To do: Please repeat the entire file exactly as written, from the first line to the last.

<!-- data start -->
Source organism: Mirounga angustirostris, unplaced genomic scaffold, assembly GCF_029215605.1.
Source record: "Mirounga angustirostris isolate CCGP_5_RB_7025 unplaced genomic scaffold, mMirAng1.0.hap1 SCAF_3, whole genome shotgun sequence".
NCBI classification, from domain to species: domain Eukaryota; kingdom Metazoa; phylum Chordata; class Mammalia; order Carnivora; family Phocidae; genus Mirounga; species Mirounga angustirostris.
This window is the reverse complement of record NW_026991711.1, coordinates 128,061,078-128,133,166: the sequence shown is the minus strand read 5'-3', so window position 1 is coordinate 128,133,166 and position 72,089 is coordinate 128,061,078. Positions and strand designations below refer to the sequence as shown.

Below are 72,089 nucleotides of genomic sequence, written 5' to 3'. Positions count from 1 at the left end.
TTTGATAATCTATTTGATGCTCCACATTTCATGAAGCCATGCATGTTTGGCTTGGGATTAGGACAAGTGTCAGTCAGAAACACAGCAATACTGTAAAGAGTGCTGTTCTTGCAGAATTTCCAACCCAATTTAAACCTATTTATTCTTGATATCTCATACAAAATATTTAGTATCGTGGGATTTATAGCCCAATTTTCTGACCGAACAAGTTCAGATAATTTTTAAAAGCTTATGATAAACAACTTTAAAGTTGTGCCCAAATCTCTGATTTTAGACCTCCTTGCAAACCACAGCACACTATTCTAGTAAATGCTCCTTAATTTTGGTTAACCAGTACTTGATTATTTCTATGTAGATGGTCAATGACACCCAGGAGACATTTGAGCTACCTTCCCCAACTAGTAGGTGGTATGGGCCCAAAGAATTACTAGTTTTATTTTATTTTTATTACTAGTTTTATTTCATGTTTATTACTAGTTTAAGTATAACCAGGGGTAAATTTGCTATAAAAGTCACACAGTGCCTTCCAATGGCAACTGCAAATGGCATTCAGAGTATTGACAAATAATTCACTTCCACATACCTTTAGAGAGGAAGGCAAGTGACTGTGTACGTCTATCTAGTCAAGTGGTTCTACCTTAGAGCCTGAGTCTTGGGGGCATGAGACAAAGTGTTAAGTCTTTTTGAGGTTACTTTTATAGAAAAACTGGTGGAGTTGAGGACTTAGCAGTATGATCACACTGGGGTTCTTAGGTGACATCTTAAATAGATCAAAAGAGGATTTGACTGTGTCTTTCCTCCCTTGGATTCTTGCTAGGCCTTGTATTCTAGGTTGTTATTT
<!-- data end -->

Source organism: Mirounga angustirostris, unplaced genomic scaffold, assembly GCF_029215605.1.
Source record: "Mirounga angustirostris isolate CCGP_5_RB_7025 unplaced genomic scaffold, mMirAng1.0.hap1 SCAF_3, whole genome shotgun sequence".
NCBI classification, from domain to species: domain Eukaryota; kingdom Metazoa; phylum Chordata; class Mammalia; order Carnivora; family Phocidae; genus Mirounga; species Mirounga angustirostris.
This window is the reverse complement of record NW_026991711.1, coordinates 128,061,078-128,133,166: the sequence shown is the minus strand read 5'-3', so window position 1 is coordinate 128,133,166 and position 72,089 is coordinate 128,061,078. Positions and strand designations below refer to the sequence as shown.

Below are 72,089 nucleotides of genomic sequence, written 5' to 3'. Positions count from 1 at the left end.
TTTGATAATCTATTTGATGCTCCACATTTCATGAAGCCATGCATGTTTGGCTTGGGATTAGGACAAGTGTCAGTCAGAAACACAGCAATACTGTAAAGAGTGCTGTTCTTGCAGAATTTCCAACCCAATTTAAACCTATTTATTCTTGATATCTCATACAAAATATTTAGTATCGTGGGATTTATAGCCCAATTTTCTGACCGAACAAGTTCAGATAATTTTTAAAAGCTTATGATAAACAACTTTAAAGTTGTGCCCAAATCTCTGATTTTAGACCTCCTTGCAAACCACAGCACACTATTCTAGTAAATGCTCCTTAATTTTGGTTAACCAGTACTTGATTATTTCTATGTAGATGGTCAATGACACCCAGGAGACATTTGAGCTACCTTCCCCAACTAGTAGGTGGTATGGGCCCAAAGAATTACTAGTTTTATTTTATTTTTATTACTAGTTTTATTTCATGTTTATTACTAGTTTAAGTATAACCAGGGGTAAATTTGCTATAAAAGTCACACAGTGCCTTCCAATGGCAACTGCAAATGGCATTCAGAGTATTGACAAATAATTCACTTCCACATACCTTTAGAGAGGAAGGCAAGTGACTGTGTACGTCTATCTAGTCAAGTGGTTCTACCTTAGAGCCTGAGTCTTGGGGGCATGAGACAAAGTGTTAAGTCTTTTTGAGGTTACTTTTATAGAAAAACTGGTGGAGTTGAGGACTTAGCAGTATGATCACACTGGGGTTCTTAGGTGACATCTTAAATAGATCAAAAGAGGATTTGACTGTGTCTTTCCTCCCTTGGATTCTTGCTAGGCCTTGTATTCTAGGTTGTTATTT